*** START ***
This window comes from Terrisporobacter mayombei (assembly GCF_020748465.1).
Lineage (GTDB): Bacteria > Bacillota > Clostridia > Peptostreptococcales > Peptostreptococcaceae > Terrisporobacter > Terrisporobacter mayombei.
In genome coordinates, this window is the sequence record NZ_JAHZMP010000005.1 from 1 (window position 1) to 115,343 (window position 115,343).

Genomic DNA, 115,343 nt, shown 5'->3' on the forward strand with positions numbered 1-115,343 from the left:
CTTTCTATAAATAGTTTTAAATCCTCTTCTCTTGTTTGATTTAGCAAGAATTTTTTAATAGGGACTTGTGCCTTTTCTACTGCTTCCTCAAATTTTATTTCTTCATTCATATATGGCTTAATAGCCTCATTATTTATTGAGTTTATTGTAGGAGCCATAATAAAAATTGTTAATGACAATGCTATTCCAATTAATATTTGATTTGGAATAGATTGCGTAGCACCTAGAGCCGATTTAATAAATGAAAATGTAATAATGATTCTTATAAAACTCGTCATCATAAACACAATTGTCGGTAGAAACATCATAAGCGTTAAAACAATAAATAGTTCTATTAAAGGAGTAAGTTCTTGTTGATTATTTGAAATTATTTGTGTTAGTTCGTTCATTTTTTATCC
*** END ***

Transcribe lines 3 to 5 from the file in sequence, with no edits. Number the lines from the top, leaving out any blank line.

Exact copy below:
In genome coordinates, this window is the sequence record NZ_JAHZMP010000005.1 from 1 (window position 1) to 115,343 (window position 115,343).

Genomic DNA, 115,343 nt, shown 5'->3' on the forward strand with positions numbered 1-115,343 from the left:
CTTTCTATAAATAGTTTTAAATCCTCTTCTCTTGTTTGATTTAGCAAGAATTTTTTAATAGGGACTTGTGCCTTTTCTACTGCTTCCTCAAATTTTATTTCTTCATTCATATATGGCTTAATAGCCTCATTATTTATTGAGTTTATTGTAGGAGCCATAATAAAAATTGTTAATGACAATGCTATTCCAATTAATATTTGATTTGGAATAGATTGCGTAGCACCTAGAGCCGATTTAATAAATGAAAATGTAATAATGATTCTTATAAAACTCGTCATCATAAACACAATTGTCGGTAGAAACATCATAAGCGTTAAAACAATAAATAGTTCTATTAAAGGAGTAAGTTCTTGTTGATTATTTGAAATTATTTGTGTTAGTTCGTTCATTTTTTATCC